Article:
Taking advantage of globalisation in your business
There are thousands, in fact, probably hundreds of thousands of companies to which you can outsource your online development. We’ve already covered the benefits of using an industry-specific partner in previous posts.
This post covers the benefits of using a company that doesn’t have an office.
There was a time when all companies had offices. The whole company showed up at the same time every morning. There were layers of bureaucracy, oversight and supervision. (From the bottom of the company to the top). Successful companies all had layers at the top too; Presidents, vice presidents, boards of directors and shareholders, all detached from the front line.
This traditional structure isn’t inherently wrong, and there are benefits gained by these companies such as economies of scale, branding, monopoly positions, and so on.
There’s a problem for you, the customer or the client. All of this needs to get paid for inside the pricing structure of what you are buying.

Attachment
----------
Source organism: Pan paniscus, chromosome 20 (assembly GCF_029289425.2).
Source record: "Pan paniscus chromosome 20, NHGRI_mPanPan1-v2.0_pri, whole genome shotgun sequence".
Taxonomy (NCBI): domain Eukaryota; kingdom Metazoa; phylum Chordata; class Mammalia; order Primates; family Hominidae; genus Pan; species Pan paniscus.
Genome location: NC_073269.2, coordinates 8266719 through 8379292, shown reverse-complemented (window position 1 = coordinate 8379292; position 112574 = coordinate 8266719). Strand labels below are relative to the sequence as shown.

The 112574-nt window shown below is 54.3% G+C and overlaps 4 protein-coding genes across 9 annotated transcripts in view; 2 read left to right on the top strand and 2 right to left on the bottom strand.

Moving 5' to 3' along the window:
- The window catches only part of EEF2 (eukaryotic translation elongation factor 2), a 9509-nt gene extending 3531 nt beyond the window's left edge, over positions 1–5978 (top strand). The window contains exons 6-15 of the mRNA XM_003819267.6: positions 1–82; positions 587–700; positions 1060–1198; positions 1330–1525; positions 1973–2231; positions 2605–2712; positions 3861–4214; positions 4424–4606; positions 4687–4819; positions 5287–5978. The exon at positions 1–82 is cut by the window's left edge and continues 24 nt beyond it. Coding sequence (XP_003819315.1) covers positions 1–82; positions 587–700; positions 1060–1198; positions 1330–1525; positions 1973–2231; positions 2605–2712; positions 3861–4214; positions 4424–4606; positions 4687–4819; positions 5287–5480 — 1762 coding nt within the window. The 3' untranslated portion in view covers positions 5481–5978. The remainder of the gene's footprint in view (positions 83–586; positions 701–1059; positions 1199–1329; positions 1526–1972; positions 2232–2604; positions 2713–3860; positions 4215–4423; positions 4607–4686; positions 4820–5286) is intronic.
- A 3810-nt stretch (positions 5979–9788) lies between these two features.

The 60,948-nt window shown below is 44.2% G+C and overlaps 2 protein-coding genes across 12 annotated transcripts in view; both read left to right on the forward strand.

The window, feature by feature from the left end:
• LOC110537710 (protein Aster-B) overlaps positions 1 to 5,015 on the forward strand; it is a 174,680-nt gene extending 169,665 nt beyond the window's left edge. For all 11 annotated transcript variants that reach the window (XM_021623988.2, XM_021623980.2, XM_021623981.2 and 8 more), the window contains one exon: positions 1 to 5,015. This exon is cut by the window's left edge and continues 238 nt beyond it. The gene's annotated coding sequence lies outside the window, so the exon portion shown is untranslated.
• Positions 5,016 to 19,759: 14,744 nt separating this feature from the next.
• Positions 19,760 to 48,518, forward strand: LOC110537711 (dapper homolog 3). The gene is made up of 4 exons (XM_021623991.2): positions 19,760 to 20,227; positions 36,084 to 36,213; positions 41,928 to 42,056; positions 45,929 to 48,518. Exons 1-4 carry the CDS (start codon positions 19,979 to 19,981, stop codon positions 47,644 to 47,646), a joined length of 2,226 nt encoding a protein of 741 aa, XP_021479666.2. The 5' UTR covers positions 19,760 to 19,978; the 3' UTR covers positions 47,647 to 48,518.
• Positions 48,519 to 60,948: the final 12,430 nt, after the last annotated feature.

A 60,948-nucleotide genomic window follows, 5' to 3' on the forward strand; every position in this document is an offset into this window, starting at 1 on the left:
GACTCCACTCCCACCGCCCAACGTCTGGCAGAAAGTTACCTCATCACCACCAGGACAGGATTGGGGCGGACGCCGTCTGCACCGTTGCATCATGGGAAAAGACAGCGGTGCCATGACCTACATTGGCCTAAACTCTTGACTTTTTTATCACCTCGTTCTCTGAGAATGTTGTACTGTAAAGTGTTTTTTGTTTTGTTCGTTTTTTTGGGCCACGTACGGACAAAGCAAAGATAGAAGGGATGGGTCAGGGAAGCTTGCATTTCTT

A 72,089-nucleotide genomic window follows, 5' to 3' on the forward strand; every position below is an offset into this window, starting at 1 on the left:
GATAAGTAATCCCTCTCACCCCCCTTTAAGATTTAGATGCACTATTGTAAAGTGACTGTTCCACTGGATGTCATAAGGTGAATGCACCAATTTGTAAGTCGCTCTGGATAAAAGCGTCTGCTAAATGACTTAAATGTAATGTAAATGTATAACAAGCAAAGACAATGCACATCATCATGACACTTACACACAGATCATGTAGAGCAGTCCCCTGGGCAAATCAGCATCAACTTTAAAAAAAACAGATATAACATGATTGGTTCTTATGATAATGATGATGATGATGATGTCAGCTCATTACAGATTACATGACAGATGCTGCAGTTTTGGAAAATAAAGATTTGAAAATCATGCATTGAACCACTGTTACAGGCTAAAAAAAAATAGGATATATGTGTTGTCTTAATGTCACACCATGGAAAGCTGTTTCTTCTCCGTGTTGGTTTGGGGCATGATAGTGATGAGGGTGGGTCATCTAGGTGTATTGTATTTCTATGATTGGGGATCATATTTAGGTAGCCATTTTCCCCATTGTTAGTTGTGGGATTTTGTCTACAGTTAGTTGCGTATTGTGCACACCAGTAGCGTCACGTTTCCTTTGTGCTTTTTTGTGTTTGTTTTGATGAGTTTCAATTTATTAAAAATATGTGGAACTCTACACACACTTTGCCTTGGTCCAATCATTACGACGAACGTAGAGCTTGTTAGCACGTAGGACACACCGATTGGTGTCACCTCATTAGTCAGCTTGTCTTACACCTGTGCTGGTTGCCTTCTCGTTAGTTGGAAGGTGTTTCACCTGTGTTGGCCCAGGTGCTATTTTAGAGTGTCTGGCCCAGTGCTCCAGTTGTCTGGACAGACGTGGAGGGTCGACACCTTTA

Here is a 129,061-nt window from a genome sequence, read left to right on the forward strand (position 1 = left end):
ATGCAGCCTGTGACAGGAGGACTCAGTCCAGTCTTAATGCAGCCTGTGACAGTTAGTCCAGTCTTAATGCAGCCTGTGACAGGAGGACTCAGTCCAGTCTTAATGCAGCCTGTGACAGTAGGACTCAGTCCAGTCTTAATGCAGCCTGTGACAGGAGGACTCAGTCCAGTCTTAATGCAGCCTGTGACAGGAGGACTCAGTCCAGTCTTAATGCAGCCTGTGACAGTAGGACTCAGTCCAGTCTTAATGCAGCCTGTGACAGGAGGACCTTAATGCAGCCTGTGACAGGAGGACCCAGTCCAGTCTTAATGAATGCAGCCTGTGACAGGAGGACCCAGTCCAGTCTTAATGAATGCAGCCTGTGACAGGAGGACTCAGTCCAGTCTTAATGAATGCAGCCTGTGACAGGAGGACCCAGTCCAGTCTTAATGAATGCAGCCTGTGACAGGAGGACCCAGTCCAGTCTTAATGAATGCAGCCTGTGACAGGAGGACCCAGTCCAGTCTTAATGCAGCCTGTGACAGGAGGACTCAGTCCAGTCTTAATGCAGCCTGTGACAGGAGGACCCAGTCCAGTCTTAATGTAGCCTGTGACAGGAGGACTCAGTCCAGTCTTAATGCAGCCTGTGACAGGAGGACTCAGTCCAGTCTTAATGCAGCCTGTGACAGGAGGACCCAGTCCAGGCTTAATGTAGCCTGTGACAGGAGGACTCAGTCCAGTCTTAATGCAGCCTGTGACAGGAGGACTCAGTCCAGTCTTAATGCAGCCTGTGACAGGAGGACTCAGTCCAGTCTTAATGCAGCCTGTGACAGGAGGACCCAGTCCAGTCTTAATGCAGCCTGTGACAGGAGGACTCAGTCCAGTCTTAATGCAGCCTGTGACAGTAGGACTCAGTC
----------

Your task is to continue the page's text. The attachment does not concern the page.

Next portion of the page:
There are skills needed to create your new website, email auto-responder or sales page. These do not need to be possessed by someone forced to sit in the same office cubicle day-in-day-out. Top copywriters and web designers have been seeing the benefits of working remotely for many years now.
If a red hot copywriter says that he does his best work while sitting in his log cabin in the middle of the forest, that piques my interest.
A web designer might say she gets obsessed with new projects.
If she then says it means 18-hour days in the attic, wearing the same pyjamas. I’d love to see the results.